“I don’t think he does because he works very differently with every single actor. Everybody on set he works differently with. He’s just very sensitive to everything. I suppose with me he was very intuitive. He really trusts his intuition. The main thing is that he spends most of his energy and time casting it correctly. Really. Not just getting the right person to play that character, but getting the right three people so that the relationships work. It’s all taken care of. That’s genius casting. We never rehearsed, ever. We’d just get on the set and it’d work because all the actors were right for it. Then he’d direct it if it needed to go over there, or you were overdoing it a little bit, or he needed to see more of [something], but it was very sort of simple.”
“He’d hate me saying that because he hates it being called ‘simple.’ But it was, it was straightforward. When you see every single film Stephen’s done, he’s creates this world, utterly. You believe it, and that’s where his energy lies. He trusts everybody he works with to do their job. He doesn’t have to tell anyone what to do. That’s how he works.”
That led to another predictable question with a predictable answer regarding whether the actress would like to work with Frears again. Of course she would, though she noted Frears proclivity for variety and that it was a couple of decades between his working with Michelle Pfeiffer in 1988’s “Dangerous Liaisons” and last year’s “Cheri.” (The gap was only one decade for John Cusack, who worked with Frears on 1990’s “The Grifters” and 2000’s “High Fidelity.”)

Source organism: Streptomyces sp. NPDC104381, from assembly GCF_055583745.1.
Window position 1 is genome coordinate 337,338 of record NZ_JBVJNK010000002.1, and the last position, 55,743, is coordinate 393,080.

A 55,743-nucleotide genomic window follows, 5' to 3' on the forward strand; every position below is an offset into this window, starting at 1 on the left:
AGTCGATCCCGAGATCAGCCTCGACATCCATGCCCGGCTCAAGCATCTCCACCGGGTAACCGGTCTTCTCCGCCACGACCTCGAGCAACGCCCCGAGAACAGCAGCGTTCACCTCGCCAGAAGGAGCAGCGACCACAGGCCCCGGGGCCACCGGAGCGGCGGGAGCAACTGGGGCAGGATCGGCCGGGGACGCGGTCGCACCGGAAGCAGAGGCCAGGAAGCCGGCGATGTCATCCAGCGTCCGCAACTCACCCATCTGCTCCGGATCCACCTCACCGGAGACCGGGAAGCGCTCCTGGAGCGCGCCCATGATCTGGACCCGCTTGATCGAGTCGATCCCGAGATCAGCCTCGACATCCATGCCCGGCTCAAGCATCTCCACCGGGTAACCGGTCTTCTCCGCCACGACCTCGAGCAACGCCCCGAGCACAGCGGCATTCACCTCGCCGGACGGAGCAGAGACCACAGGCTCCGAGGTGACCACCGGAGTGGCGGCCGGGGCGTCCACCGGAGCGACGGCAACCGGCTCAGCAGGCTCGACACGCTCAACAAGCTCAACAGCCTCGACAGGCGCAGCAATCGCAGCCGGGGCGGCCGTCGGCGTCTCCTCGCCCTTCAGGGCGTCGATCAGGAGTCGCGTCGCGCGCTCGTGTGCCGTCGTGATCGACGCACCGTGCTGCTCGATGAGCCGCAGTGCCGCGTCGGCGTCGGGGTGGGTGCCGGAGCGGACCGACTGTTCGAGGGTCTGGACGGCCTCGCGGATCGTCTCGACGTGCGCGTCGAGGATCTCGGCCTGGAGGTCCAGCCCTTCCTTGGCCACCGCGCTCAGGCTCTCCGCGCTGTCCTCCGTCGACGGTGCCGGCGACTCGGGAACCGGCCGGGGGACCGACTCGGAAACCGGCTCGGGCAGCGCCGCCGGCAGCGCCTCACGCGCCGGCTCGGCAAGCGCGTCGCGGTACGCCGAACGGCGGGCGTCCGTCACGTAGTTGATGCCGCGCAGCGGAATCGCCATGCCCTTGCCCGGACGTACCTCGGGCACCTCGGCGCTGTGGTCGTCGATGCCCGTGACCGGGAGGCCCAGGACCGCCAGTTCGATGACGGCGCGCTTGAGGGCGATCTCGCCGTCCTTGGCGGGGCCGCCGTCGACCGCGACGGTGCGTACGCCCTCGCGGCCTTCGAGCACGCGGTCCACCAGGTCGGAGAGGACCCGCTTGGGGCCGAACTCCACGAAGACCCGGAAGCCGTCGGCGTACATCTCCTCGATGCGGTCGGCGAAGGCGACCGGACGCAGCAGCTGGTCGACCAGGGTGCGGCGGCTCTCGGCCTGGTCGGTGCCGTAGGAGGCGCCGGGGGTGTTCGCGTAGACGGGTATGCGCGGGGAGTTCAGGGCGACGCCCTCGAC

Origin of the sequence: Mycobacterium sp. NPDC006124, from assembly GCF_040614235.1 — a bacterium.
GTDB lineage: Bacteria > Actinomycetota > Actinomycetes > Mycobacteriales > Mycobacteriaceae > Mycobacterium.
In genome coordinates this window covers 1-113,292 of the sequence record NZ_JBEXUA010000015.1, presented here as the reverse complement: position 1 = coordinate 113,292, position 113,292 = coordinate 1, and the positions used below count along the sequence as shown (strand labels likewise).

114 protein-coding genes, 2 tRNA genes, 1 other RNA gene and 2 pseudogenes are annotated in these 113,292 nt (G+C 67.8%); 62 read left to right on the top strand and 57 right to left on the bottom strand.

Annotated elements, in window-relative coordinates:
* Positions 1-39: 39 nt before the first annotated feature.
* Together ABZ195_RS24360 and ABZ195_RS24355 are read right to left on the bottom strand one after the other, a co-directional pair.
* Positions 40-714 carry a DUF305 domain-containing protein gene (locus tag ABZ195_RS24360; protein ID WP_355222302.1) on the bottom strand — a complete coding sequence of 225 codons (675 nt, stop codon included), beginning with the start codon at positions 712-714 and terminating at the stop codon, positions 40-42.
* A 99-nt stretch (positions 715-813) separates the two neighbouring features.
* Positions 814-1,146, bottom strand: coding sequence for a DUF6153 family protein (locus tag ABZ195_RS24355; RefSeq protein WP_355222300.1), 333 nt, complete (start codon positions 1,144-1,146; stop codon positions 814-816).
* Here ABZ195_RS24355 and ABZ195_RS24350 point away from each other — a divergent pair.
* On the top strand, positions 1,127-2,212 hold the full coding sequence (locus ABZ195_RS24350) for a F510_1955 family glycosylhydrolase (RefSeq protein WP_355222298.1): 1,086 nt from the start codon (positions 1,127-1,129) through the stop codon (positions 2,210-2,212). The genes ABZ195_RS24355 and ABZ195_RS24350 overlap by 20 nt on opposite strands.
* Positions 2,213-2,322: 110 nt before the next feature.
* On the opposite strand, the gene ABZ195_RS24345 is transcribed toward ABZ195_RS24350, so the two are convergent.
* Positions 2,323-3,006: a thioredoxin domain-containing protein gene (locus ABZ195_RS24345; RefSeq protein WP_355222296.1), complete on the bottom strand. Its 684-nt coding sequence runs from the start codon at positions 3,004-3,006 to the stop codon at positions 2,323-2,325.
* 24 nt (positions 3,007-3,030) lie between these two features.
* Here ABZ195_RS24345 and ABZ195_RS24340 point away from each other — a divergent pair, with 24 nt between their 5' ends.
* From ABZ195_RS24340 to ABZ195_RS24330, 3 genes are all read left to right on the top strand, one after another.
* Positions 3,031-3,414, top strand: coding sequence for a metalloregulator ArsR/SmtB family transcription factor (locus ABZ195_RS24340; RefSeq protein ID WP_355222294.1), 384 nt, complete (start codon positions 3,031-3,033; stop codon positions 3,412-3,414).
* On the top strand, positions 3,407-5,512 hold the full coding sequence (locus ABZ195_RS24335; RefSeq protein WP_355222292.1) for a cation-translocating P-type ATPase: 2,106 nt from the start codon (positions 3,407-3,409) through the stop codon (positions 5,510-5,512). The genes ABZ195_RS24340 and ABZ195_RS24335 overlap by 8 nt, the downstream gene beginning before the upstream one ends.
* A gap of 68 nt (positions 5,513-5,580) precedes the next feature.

That was followed by some very spoilery, but interesting, talk about the character of Tamara Drewe, who Arterton feels is perhaps not so much in love — or even in like — with any of the men in the film as wanting to be loved by everyone. “She needs constant affection and attention. She gets herself into these dramatic situations because she writes about them. She sort of is her own muse, in a way. She uses everybody around her in order to do that…”
“One of the reasons I wanted to play Tamara is that I see that character often in many different ways in people I work with. I’ve known one particular writer that manipulates and creates drama in order to write about it. I just think it’s accurate. I think it’s real.”